In an interview, Alex Grey, who worked on the illustrations for the 10,000 Days and Lateralus covers, said that many of his artworks for Tool have been based off and influenced by the visionary journeys of a brew called ayahuasca. He described the 10,000 Days cover as "a blazing vision of an infinite grid of Godheads during an ayahuasca journey",[9] and also talked about the Lateralus cover in a similar fashion.[10] Grey stated in another interview when making the 10,000 Days cover that it depicts visions received during a DMT trip (the main chemical ingredient in ayahuasca).[11]

ReleaseEdit

On March 27, 2006, Billboard posted an article about 10,000 Days,[12] which mentioned that "Vicarious" would be the album's first single. "Vicarious" was officially released to radio on April 17, and entered both the Modern Rock Tracks and Mainstream Rock Tracks charts both at number 2. A music video for the song was released on DVD on December 18, 2007.[13] The song has also been featured as a playable track on the video game Guitar Hero World Tour. The second single from the album was "The Pot", which peaked at No. 5 on the Modern Rock chart. It was the band's first number 1 single on the Mainstream Rock chart. A video for "The Pot" was scheduled to shoot over the 2006 holiday season.[14] "Jambi" was the third radio single and received airtime on both Modern[15] and Mainstream Rock[16] formats.

ReceptionEdit

Professional ratings
Aggregate scores
SourceRating
Metacritic68/100[17]
Review scores
SourceRating
AllMusic     [18]
Alternative Press     [19]
Drowned in Sound8/10[20]
Los Angeles Times    [21]
Pitchfork5.9/10[22]
PopMatters6/10[23]
Rolling Stone     [24]
Sputnikmusic3.5/5[25]
Stylus MagazineD+[26]
Tiny Mix Tapes     [27]

10,000 Days received generally favorable reviews, albeit with less enthusiasm than previous Tool albums. Most critics praised the album as another example of Tool's musicianship.[18] Critics who gave 10,000 Days a relatively low score questioned the merits of its ambient interludes, which Tool have also used on their previous releases. Nevertheless, the album won a 2006 Metal Storm Award for Best Alternative Metal Album.[28] In addition, the song "Vicarious" was nominated for the Grammy Award for Best Hard Rock Performance. Rolling Stone magazine named it the 38th Best Album of 2006.[29] The album also received a Grammy Award in 2006 for Best Recording Package. In 2008, 10,000 Days garnered another Grammy nomination when "The Pot" was nominated for Best Hard Rock Performance.

At Metacritic, which assigns a normalized rating out of 100 to reviews from critics, the album received an average score of 68, which indicates "generally favorable reviews", based on 19 reviews.[17] Rob Theakston of AllMusic wrote: "It's not only a step forward for the band, but a re-embracing of the epic-length rock songs found at the roots of early heavy metal."[18] Nick Cowen of Drowned in Sound praised the album, describing it as "probably the most engagingly brilliant heavy metal album that'll be released on a major label all year."[20] Alternative Press magazine wrote: "As with everything in Tool's oeuvre, 10,000 Days packs enough beauty, heartache and triumph that it will be dissected, studied and envied by younger bands for years to come."[17] Evan Serpick of Rolling Stone stated that on the album, the band "maintains a level of craftsmanship and virtuosity unparalleled in metal."[24]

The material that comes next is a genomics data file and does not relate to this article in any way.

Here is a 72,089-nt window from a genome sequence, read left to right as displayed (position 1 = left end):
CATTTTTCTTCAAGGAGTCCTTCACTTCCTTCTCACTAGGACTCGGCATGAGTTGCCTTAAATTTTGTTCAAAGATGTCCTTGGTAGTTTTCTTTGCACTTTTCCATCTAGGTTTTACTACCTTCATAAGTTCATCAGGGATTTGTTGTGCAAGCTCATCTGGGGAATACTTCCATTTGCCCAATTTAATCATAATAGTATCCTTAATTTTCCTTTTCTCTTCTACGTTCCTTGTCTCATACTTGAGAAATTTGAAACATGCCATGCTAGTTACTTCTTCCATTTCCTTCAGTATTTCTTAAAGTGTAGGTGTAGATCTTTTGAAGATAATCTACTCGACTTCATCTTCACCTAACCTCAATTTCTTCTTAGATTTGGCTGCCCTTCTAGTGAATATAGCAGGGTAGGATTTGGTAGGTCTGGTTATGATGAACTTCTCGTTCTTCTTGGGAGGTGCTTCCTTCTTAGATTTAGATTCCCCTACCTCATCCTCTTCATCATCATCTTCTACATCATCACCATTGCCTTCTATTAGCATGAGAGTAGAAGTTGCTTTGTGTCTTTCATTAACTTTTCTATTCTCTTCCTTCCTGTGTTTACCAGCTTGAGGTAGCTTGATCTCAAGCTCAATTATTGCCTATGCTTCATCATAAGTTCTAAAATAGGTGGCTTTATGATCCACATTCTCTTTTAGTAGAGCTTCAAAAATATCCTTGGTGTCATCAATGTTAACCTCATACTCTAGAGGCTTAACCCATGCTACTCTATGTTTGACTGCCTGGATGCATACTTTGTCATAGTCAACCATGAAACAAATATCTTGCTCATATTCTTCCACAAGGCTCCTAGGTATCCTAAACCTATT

Nevertheless, Adrien Begrand of PopMatters stated: "Stupendously packaged, the music robustly mixed and often achieving new levels of bleak beauty, 10,000 Days is too strong a work to call a disappointment, but the constant need to fill out a CD to 75-80 minutes is threatening to become the band's undoing."[23] Jess Harvell of Pitchfork Media was critical in his assessment of the album: "Rather than delving further into experimentation or exploring their strengths, Tool have made an...A Perfect Circle record."[22] Ayo Jegede of Stylus Magazine panned the album, criticizing the band in the terms of "being progressive": "I'm not sure, but I think "progressive" is about growth and change. I think it's about not being trapped in your own little universe where everything you say matters."[26]

Track listingEdit

All lyrics are written by Maynard James Keenan; all music is composed by Adam Jones, Danny Carey, Maynard James Keenan, and Justin Chancellor.

No.TitleLength
1."Vicarious"7:06
2."Jambi"7:28
3."Wings for Marie, Pt 1"6:11